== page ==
Working with a lot of different customers he knows their daily challenges in this rapid changing industry.
Stefan Czich has been working for more than 20 years in the production side of the broadcast and television industry and more recently in post-production. As an international Sales manager he worked for different broadcast and manufacturing companies. Working with a lot of different customers he knows their daily challenges in this rapid changing industry.
‘During the years I had the opportunity to work with a lot of great people and it has been real fun.’ About the question, why he chose this field of work, he gave a short answer:
‘To be honest with you… I needed a job. A company local to me, a broadcast distributor, selling Fujinon lenses at the time, was looking for a technical sales-person. I was originally trained as an electronics engineer.'
‘Photography was my hobby for a very long time. As a lens reseller I fitted the bill quite nicely.’
‘At the time I thought: It pays okay, the company car is dreadful, it is a job that I will do for about 3 months and then I’ll find something that I enjoy more. The very first week that I was there, we ended up fitting infrared cameras on top of the main studio cameras, at the big ITV studios in London. The idea was to film a game show that was set in the dark. It was lit only with infrared. That was quite novel technology at the time.’
‘It was hosted by Julian Clary, who is tremendous fun, but quite risky. The show never did well as a program within UK. But internationally in particular places like Italy and Australia, it ran for many series and it was very popular.’
‘Partway through rigging the cameras onto the lenses, I bumped into the producer. He was walking through the studios with a big box of rubber earwigs and spiders, things like that. I thought: what on earth are those for? He said: Well they are for the audience. At some point while the audience is sitting there in complete darkness, they ask a question: What would it be like if a creepy crawly fell on your head? Then they release these things from the lighting gantry.’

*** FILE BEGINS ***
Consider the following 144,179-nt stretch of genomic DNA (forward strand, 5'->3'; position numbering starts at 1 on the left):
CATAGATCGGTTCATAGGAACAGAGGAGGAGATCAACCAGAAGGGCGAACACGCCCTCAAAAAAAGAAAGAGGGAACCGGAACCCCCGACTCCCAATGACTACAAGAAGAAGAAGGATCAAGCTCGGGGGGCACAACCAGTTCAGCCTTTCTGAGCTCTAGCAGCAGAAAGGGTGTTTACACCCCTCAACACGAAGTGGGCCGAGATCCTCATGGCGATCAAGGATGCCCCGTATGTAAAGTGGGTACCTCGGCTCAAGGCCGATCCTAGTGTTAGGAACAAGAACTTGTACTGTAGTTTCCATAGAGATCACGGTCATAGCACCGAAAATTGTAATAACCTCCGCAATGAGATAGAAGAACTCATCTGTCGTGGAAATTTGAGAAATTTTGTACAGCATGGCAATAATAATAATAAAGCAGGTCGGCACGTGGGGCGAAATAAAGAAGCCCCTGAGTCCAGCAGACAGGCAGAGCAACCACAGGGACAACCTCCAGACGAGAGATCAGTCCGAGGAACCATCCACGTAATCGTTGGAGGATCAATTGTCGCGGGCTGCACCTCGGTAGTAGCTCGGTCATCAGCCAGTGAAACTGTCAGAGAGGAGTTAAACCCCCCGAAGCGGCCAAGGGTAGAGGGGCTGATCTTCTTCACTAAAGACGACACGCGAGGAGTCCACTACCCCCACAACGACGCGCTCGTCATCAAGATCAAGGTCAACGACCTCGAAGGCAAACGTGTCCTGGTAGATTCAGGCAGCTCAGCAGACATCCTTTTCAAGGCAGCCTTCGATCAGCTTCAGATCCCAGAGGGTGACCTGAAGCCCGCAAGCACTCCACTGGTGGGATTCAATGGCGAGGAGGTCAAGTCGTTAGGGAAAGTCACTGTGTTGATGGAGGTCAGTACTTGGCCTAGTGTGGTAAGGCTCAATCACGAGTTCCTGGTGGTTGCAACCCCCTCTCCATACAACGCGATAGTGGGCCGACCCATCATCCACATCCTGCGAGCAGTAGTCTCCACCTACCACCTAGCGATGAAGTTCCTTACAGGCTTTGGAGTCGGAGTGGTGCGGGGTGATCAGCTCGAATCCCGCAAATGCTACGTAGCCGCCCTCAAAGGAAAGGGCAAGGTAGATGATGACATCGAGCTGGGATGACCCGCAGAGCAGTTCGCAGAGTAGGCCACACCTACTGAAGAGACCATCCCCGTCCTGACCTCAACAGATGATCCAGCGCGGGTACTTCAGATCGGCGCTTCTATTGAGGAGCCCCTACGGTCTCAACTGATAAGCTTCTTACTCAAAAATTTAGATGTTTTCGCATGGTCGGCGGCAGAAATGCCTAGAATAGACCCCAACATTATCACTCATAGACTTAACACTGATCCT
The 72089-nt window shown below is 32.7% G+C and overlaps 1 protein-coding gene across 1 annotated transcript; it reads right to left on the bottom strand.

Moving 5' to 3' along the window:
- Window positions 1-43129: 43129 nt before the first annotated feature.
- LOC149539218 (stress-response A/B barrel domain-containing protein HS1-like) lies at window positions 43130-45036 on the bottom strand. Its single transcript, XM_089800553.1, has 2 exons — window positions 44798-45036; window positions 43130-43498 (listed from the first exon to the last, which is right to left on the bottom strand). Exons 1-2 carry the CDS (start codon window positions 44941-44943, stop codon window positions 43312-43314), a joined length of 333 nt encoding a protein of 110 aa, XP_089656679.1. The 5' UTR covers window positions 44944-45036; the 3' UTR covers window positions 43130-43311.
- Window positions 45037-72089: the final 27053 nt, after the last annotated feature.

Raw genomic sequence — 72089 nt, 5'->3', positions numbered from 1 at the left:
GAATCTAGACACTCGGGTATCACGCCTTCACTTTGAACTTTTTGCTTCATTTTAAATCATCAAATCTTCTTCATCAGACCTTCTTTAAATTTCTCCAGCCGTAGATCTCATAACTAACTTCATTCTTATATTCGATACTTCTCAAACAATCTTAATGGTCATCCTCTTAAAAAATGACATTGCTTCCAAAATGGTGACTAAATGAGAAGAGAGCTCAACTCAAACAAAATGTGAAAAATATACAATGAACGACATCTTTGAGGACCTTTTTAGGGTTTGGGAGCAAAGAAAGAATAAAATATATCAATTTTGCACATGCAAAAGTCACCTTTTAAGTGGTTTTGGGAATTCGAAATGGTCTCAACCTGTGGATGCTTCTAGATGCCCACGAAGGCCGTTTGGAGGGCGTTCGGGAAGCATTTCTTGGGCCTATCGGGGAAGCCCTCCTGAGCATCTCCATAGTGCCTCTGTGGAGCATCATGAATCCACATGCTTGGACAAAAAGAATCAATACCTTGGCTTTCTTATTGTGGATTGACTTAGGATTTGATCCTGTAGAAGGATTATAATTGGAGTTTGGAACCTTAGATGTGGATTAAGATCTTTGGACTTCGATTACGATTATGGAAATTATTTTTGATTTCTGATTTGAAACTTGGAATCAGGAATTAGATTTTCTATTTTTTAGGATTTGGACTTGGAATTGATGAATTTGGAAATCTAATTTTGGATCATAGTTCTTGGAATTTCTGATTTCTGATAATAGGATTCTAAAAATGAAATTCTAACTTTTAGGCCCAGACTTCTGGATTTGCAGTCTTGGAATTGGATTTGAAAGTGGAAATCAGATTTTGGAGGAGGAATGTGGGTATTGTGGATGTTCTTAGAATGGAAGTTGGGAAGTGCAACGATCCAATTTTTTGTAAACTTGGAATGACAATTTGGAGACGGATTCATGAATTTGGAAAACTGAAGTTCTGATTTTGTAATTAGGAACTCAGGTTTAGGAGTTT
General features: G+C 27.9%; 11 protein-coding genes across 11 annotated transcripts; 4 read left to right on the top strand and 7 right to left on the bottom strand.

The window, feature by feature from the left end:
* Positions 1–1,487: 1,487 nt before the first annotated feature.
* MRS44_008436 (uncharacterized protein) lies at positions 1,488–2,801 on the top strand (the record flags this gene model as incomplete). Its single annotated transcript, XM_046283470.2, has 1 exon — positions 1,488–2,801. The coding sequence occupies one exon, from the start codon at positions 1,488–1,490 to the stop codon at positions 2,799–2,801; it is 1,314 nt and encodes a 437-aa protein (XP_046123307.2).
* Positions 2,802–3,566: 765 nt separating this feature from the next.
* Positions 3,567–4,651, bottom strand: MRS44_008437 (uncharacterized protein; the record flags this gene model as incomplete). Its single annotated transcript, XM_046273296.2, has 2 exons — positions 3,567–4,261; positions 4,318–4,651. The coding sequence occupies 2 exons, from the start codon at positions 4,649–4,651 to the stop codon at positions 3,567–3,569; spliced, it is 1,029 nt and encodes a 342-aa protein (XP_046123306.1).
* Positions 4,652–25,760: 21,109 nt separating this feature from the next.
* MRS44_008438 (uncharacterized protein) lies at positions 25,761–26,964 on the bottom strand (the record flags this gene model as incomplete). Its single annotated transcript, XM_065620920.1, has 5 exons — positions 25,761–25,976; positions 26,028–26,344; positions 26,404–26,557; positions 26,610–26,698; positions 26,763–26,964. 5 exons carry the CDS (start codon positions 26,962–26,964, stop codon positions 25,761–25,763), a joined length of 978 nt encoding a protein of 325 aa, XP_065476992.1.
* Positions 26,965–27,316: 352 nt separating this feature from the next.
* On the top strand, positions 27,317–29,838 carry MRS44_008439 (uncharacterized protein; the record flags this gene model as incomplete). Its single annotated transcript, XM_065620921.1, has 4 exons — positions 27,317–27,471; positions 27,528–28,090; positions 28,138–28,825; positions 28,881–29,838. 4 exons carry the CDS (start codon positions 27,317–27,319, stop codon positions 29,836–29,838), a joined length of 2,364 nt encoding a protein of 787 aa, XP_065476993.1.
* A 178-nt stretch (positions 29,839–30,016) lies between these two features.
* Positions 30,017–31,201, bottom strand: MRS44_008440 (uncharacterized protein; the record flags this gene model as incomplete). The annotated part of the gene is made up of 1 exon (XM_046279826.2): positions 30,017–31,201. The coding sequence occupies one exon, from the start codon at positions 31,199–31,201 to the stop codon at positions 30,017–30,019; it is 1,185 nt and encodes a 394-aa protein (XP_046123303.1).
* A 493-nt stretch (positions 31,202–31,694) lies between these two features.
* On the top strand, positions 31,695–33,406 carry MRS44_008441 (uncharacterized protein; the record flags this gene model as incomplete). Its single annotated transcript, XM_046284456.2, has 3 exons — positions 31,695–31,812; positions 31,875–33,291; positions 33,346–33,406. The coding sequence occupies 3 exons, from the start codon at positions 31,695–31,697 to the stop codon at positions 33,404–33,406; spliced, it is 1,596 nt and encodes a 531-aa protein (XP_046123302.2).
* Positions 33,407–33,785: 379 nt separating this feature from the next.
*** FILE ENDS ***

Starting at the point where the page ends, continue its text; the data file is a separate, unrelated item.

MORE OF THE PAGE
'Absolute pandemonium. I thought at that stage, it could be quite fun working in this industry and so I have stayed.’
The importance of monitor support
For Stefan it all began in the production side of the industry, more recently he worked in the post-production side of the industry. What stayed the same for him is advising customers about the best monitor for their needs.
F-10A : 10’’ Full HD HDR field monitor with HDMI 2.0 & HDCP 2.2
‘What most people don’t notice when buying a monitor or any product, are the things that aren’t in the box.’
‘If you buy a good product, you will get a nice product in the box and you get it for a reasonable price. But if you buy a really good product, it’s got backing behind it. With a technical product, you always want to ask the question: do you get free software and firmware updates? This way it will always work at peak performance. If there is a problem with the product: what happens? Do you have decent warranty support? These are the sort of things that people, who just buy at a low price, often lose out on.’
‘The first and foremost feature to take notice of when buying a monitor, is picture quality.’
‘A thing to take notice of: Do you have the right resolution and are the colours correct? Does it show the whole picture? Some of the low-cost monitors don’t under scan properly, you actually can’t see the whole picture. That can lead to framing issues or mic poles creeping into shot. That’s one of the key features everyone should keep in mind buying a new monitor.'
'Beyond that, the most important features will depend on what you are doing with a monitor. If you’re working outside, high brightness is important. If you’re working in a grading suite, really accurate colour reproduction is more important.’
Shifting customer needs
‘Over the years technology and the needs of customers have changed a lot compered to let’s say 15 years ago,when I started selling TVLogic.The big thing that I noticed was the change to the flat screen. It’s a lot smaller and lighter for any given screen size and much more portable.’
‘Because we moved from CRT technology to LCD, the products are much more stable. You don’t need realignment every time you move them. We moved from standard definition very quickly to HD and UHD is now becoming the standard for production.’
Read Part 2 of this article to find out more about the perfect monitor, trends and what to expect in the future!
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